All switches could one day be replaced with an ultra-thin quantum material which adds pressure sensitivity, says Philip Taysom, CEO of Peratech
Peratech hit the headlines today with the deal to put its pressure-sensitive quantum material into phone touchscreens and navigation keys. The announcement caught eWEEK Europe’s attention in the run-up to Mobile World Congress in Barcelona, but this could be just the start of a revolution, the CEO told us.
“Our goal is wherever there is a switch, it will be replaced with QTC [Peratech’s quantum tunnelling composite material],” Philip Taysom said. The company doesn’t have a product, simply a new material with new properties, he says, much like copper, silver or – to take a man-made example – Teflon.
“Our material can be used in so many different things,” he said, running off a list including clothing, sensors for robots or prosthetic limbs, as well as the mobile phone applications announced today.
We start with the phones, though. Samsung ME’s pressure-sensitive navikey is already built into a phone, but he can’t tell us which one, only that it is a Windows Mobile 6.5 device, and is apparently available on Expansys (our search for “pressure sensitive key” on that site turns up an HTC phone running windows Mobile 6 – we don’t think it’s that one).
Suppose your phone is displaying a page five or six screens long, he said. “With our technology, you squeeze a little harder, and the screen scrolls down faster. You gently lift off when you’re near what you want.”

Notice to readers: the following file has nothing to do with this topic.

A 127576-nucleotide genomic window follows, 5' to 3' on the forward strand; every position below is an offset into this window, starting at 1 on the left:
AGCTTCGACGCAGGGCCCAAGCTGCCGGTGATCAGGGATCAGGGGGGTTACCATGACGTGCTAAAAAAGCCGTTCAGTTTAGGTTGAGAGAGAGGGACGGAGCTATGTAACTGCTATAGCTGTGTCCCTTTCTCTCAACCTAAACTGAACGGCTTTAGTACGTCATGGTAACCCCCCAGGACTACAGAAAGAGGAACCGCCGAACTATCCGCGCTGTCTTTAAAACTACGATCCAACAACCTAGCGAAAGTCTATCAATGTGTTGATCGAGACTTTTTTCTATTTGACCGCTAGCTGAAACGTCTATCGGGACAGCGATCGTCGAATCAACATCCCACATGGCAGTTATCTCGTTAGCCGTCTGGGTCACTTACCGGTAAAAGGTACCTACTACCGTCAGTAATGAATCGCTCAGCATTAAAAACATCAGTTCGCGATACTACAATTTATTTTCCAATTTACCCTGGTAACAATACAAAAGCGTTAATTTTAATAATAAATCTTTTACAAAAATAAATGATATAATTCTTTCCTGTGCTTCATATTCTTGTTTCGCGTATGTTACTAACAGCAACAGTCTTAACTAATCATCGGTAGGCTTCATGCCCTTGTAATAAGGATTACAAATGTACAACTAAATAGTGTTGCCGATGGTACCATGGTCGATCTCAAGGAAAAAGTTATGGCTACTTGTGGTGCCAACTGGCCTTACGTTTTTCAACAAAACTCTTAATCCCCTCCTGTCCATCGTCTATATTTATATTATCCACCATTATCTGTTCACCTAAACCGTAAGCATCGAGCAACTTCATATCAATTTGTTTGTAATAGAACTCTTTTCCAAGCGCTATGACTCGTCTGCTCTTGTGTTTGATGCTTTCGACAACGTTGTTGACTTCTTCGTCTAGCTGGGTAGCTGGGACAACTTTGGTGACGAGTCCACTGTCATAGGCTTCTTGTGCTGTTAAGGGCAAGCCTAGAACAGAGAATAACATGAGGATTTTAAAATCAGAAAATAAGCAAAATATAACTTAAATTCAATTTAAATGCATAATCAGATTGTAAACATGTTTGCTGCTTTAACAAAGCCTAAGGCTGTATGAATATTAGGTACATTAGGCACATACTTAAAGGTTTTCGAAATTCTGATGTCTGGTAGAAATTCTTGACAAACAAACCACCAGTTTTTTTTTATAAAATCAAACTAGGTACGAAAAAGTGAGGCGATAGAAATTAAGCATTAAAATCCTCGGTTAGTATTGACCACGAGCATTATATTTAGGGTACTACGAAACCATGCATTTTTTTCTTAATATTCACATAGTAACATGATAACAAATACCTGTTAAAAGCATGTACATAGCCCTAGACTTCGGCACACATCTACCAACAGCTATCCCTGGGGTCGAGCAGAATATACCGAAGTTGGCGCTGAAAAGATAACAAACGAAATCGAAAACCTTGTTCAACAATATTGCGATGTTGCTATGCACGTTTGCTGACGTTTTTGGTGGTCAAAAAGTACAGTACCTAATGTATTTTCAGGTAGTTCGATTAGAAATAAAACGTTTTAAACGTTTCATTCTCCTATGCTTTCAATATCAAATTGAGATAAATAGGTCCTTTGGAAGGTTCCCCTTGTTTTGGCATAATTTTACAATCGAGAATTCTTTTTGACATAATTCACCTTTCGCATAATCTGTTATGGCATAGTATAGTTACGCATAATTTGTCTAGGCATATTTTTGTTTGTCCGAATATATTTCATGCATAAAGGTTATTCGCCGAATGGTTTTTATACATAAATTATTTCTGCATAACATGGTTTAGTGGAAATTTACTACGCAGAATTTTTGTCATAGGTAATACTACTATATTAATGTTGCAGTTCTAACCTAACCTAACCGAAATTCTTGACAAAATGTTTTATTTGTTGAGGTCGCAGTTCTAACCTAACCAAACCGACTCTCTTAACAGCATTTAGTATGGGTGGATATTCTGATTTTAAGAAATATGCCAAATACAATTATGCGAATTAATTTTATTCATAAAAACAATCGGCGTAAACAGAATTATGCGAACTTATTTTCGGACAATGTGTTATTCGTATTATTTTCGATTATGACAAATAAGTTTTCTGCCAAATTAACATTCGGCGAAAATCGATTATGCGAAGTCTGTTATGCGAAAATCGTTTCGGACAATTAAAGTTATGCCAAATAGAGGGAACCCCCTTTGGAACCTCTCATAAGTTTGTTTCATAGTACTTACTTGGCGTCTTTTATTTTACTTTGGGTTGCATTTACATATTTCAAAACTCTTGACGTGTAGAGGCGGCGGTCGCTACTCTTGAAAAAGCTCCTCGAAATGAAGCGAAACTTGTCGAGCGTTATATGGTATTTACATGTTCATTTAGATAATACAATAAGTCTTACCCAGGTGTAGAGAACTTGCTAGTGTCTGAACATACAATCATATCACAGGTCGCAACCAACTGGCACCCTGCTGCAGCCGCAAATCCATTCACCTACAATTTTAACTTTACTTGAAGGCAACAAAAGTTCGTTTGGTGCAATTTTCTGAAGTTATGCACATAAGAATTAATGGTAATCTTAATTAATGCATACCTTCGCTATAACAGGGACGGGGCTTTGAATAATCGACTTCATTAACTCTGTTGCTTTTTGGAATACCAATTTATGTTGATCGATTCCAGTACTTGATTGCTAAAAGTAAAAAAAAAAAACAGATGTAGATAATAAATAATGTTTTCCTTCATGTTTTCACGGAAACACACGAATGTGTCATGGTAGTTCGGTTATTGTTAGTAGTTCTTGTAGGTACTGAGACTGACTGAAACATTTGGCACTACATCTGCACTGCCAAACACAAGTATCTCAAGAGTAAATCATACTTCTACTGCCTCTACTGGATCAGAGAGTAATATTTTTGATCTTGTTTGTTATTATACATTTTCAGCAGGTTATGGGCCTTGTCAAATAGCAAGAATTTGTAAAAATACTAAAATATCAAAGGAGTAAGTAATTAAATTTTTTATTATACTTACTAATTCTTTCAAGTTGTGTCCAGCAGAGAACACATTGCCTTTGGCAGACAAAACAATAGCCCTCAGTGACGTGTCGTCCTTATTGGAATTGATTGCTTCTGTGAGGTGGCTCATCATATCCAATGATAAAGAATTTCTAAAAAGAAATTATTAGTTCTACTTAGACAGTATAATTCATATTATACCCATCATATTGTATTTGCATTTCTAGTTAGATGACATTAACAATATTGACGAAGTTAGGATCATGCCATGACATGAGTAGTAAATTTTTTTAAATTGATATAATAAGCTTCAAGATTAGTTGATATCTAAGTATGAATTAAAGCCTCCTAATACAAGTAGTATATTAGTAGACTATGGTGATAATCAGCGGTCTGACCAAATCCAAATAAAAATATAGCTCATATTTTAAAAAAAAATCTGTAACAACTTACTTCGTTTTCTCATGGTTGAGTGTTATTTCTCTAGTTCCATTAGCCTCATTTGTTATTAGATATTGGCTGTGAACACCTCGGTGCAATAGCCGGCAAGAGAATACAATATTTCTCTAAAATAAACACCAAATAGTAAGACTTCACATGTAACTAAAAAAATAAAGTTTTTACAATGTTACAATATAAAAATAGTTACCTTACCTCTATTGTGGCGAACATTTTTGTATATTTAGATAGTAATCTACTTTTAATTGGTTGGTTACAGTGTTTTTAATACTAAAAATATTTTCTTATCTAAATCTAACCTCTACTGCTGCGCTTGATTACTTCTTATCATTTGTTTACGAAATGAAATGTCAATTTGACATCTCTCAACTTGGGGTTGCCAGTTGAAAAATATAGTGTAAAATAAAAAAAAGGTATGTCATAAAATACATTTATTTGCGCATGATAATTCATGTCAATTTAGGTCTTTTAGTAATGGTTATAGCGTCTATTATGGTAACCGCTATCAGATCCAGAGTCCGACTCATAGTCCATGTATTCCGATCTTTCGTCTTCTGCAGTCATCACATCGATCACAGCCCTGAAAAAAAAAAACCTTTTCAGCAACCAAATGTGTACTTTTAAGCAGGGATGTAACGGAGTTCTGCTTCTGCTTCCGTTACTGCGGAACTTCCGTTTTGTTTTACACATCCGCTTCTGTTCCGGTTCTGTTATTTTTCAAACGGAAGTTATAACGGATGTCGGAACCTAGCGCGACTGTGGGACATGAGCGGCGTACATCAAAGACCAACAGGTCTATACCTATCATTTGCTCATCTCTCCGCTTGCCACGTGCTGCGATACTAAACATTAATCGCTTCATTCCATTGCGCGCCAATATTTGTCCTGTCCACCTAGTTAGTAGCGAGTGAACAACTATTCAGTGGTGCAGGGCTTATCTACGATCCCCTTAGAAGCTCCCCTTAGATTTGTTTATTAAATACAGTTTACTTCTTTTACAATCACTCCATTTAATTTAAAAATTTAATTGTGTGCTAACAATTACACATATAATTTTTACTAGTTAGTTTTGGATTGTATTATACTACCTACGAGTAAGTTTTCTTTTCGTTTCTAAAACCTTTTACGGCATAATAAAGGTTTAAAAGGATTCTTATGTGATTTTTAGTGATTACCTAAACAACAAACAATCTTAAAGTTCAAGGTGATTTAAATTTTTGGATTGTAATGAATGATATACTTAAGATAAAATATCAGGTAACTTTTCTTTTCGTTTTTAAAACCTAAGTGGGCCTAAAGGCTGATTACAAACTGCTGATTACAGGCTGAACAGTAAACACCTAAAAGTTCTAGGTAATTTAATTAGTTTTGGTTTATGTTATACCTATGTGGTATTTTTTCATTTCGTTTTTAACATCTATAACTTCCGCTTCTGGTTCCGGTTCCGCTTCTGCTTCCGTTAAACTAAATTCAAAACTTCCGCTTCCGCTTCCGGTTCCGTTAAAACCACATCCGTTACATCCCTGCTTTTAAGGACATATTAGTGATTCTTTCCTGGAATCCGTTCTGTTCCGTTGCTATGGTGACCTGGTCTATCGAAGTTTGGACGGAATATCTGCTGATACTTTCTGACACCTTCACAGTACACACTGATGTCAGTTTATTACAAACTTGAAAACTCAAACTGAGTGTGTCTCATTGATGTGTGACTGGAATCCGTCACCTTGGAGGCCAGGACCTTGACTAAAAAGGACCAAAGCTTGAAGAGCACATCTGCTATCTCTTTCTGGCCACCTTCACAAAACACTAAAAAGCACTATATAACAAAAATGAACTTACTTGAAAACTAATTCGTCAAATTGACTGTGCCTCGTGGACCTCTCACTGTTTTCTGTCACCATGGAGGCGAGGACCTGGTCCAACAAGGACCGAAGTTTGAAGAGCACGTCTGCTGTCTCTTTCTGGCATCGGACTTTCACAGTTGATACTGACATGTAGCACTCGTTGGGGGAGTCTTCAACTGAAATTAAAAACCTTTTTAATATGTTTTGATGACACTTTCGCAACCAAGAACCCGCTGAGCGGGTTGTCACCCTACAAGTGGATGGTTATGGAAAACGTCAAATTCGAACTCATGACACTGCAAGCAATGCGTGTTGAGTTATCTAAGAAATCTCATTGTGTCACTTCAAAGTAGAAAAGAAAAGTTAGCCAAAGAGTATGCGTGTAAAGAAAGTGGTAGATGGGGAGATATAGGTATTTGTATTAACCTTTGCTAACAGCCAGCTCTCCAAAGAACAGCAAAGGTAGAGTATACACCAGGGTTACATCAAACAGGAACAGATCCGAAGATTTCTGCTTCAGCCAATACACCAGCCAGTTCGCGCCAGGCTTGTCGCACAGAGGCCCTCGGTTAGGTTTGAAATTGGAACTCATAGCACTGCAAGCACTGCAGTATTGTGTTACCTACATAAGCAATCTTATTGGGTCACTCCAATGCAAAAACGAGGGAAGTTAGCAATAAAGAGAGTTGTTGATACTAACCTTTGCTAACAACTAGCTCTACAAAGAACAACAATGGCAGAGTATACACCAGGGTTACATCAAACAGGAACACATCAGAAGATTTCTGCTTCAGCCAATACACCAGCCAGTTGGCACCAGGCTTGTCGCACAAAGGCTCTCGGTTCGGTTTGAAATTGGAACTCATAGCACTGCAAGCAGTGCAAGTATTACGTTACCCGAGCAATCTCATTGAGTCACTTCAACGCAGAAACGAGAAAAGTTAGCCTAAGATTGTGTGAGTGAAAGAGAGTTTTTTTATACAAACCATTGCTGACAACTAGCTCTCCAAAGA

Pressure sensitive screens have been tried in various ways, such as the Blackberry Storm, but they tend to be clunky, he said. Another approach uses a “proximity sensor” – in fact, just using the size of the finger tip to guess how hard it is being pressed, but this is terribly inaccurate, he said.
A pressure-sensing screen border
The technology is a polymer which becomes more conductive when pressed, because spiky conductive nano-particles inside it are pushed close enough to allow electrons to “tunnel” between them according to quantum mechanical effects.
As a polymer, the material can be printed in a liquid ink onto any surface, in a thin layer which could eventually be ten or fifteen microns thick. It can also be turned into fibres for use in textile applications.
In phones, at the moment, the technology has to be used in addition to existing touch screens, said Taysom. It can’t be made transparent, so touchscreen maker Nissha Printing will put it in a border round the edge of a conventional capacitive or resistive touchscreen, behind a flat sheet of glass.